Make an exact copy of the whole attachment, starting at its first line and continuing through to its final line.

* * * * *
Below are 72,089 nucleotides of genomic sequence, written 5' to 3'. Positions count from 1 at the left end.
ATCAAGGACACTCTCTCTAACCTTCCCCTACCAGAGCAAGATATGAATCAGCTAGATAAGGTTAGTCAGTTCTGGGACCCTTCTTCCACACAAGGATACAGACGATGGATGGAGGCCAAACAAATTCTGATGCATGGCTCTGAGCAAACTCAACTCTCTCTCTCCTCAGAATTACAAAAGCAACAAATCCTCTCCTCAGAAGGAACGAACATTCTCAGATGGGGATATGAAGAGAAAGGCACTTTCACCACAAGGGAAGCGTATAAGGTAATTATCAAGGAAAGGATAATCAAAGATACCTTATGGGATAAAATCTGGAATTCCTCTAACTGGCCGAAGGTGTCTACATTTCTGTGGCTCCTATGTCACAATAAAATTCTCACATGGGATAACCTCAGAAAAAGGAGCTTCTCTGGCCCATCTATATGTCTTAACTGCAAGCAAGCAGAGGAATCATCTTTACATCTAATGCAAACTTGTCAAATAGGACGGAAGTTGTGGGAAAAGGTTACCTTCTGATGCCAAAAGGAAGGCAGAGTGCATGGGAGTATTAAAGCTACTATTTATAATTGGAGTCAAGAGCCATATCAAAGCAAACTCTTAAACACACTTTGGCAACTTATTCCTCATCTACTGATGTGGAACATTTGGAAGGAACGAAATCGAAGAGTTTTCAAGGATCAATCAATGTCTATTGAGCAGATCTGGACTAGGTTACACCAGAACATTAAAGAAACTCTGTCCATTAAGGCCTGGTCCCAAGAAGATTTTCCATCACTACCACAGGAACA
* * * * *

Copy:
Below are 72,089 nucleotides of genomic sequence, written 5' to 3'. Positions count from 1 at the left end.
ATCAAGGACACTCTCTCTAACCTTCCCCTACCAGAGCAAGATATGAATCAGCTAGATAAGGTTAGTCAGTTCTGGGACCCTTCTTCCACACAAGGATACAGACGATGGATGGAGGCCAAACAAATTCTGATGCATGGCTCTGAGCAAACTCAACTCTCTCTCTCCTCAGAATTACAAAAGCAACAAATCCTCTCCTCAGAAGGAACGAACATTCTCAGATGGGGATATGAAGAGAAAGGCACTTTCACCACAAGGGAAGCGTATAAGGTAATTATCAAGGAAAGGATAATCAAAGATACCTTATGGGATAAAATCTGGAATTCCTCTAACTGGCCGAAGGTGTCTACATTTCTGTGGCTCCTATGTCACAATAAAATTCTCACATGGGATAACCTCAGAAAAAGGAGCTTCTCTGGCCCATCTATATGTCTTAACTGCAAGCAAGCAGAGGAATCATCTTTACATCTAATGCAAACTTGTCAAATAGGACGGAAGTTGTGGGAAAAGGTTACCTTCTGATGCCAAAAGGAAGGCAGAGTGCATGGGAGTATTAAAGCTACTATTTATAATTGGAGTCAAGAGCCATATCAAAGCAAACTCTTAAACACACTTTGGCAACTTATTCCTCATCTACTGATGTGGAACATTTGGAAGGAACGAAATCGAAGAGTTTTCAAGGATCAATCAATGTCTATTGAGCAGATCTGGACTAGGTTACACCAGAACATTAAAGAAACTCTGTCCATTAAGGCCTGGTCCCAAGAAGATTTTCCATCACTACCACAGGAACA